T-shirt printing can be customised in unique ways by introducing the use of specialty printing methods and inks. Here we will list a list of different methods and materials you can use for your specialty t shirt printing.
The puff additive has the effect of a raised, slightly spongy texture. It is the most common of the more 3-D t-shirt inks. Puff can also be combined with other specialty inks such as foil or suede. Puff can be stippled, used at a half-tone, and with multiple colors. At printing, there is a higher risk of puckering and cracking, but a successful print is very durable and can be cured with just one run through in the dryer.
Flock resembles felt in texture and weight. When used in moderation it can create both visual and tactile interest on a t-shirt design.
Suede ink looks like suede leather, but no animals were harmed in the printing of your suede shirt–it is just ink! It is thick, so it shouldn’t be used for huge designs.
Chromatic inks change color in different conditions, like a cuttlefish! These three varieties of ink respond to different conditions:
o Photochromatic ink: light-sensitive
o Thermochromatic ink: heat-sensitive
o Hydrochromatic: water-sensitive (How cool it that? Very cool!)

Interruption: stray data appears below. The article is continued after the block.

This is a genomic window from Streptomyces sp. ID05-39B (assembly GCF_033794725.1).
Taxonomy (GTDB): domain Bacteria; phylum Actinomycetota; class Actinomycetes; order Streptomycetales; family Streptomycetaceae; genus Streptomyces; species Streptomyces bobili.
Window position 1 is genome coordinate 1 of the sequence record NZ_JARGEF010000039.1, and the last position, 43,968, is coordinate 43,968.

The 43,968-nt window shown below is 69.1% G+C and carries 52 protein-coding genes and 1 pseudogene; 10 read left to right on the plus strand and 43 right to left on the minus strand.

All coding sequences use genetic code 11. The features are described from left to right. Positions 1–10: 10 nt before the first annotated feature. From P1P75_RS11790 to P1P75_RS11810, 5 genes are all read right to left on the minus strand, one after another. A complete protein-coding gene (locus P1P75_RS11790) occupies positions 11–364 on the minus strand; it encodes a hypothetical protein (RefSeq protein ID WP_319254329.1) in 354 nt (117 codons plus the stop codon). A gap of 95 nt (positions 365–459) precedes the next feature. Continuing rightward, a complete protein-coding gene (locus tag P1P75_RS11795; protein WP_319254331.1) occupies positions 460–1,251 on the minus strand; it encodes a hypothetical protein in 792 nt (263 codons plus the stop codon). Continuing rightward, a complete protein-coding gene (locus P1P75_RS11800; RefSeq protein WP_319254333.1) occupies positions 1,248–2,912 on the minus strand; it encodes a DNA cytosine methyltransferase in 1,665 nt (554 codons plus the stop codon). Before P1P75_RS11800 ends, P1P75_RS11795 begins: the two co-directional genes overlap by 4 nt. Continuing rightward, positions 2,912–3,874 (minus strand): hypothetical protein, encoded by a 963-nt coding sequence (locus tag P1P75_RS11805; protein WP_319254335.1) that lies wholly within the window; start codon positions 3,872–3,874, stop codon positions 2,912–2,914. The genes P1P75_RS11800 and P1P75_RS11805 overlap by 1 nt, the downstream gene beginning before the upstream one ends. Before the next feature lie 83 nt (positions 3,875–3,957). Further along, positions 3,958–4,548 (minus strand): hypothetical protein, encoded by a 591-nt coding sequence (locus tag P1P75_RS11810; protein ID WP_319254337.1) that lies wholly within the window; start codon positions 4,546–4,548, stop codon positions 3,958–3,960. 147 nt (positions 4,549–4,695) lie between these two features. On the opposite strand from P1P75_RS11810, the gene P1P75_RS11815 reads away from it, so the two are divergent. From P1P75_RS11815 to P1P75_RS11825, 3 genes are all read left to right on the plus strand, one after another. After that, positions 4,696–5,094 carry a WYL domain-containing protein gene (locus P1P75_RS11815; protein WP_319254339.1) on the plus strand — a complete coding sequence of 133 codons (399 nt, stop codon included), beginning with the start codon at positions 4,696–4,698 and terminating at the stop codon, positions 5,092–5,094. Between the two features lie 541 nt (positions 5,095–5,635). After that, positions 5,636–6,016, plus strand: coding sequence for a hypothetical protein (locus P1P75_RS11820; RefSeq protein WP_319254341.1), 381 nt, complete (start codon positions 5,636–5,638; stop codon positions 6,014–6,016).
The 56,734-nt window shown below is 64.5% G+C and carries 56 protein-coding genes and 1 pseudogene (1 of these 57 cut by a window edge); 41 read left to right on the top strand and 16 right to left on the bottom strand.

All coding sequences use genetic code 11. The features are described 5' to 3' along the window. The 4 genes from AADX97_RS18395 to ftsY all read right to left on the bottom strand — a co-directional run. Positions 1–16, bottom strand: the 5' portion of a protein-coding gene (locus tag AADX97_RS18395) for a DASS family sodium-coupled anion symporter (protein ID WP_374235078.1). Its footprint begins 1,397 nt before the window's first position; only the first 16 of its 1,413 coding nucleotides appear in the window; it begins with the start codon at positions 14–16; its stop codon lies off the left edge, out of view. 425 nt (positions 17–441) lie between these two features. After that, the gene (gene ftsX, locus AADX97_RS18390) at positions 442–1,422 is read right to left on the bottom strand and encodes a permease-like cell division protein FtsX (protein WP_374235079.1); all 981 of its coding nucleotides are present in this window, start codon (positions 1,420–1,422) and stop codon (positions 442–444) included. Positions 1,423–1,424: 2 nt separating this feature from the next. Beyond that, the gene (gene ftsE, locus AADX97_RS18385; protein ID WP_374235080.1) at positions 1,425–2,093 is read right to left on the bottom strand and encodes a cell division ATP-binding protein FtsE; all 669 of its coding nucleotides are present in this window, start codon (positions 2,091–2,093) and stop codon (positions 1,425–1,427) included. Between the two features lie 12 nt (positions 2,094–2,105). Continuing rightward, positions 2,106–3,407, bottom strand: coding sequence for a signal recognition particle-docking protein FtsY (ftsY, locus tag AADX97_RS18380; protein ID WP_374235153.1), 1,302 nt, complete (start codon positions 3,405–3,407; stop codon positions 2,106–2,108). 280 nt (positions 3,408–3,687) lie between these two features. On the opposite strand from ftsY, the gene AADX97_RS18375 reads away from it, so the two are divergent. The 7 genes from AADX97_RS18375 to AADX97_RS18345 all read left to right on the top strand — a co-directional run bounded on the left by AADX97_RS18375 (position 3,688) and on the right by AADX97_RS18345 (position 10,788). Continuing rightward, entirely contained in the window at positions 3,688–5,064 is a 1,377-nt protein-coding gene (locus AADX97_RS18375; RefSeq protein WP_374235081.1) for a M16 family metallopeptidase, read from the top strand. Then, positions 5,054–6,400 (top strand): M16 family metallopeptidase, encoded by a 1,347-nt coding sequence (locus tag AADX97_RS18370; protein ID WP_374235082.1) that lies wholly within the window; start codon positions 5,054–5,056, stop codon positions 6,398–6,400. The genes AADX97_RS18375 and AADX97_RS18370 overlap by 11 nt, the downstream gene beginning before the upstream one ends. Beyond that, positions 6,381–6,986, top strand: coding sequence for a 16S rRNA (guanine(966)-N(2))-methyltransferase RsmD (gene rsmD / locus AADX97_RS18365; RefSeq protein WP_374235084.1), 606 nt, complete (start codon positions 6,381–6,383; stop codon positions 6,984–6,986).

Like gold leaf, this ink is metallic and thin. It isn’t applied directly onto the fiber of a t-shirt. Instead, a layer of foil adhesive or a cold-peel heat transfer is layered underneath. The shimmer can be controlled by using more or less heat during application.
Blistering inks sort of look like the buckling that occurs on the vinyl print of a really worn out t-shirt, where indents randomly occur across the swath of ink. It is a heavy ink that should not be used for large areas. Conversely, it does not do well with detail so should be used only for indistinct shapes rather than lines.
This is ink printed all over the t-shirt, almost like a second skin! Though a low texture ink may be used, with such high coverage you can expect to notice a change in the texture of the fabric.
Glitter, crystallina and shimmer inks can be used to add some pizazz to a design. These inks come in metallic colors and rainbow colors. Metallic clear inks are also available for printing over a pre-existing design for added gleam.
Like a construction worker’s vest, a reflective ink is visible in all lights, but really stands out with a flash of light in the night.
Discharged inks are those that remove dye from the textile, like bleach. Because they print by removing color instead of adding it, the resulting image has no texture. On darker shirts the color may be a tint of the original color, especially in the case of royal blue and kelly green dyes, when the image will be a light blue or light green. This type of screen printing can only be used on 100% cotton t-shirts that are treated with a reactive dye. Instead of adhering by absorption, reactive dyes bond to the textile with a chemical reaction whereby the molecule and the fiber form a covalent bond. Besides being compatible with discharged inks, this type of dye is more permanent than absorption dye. Discharged inks are not the most versatile, but they age well and have little effect on the wearability of the t-shirt.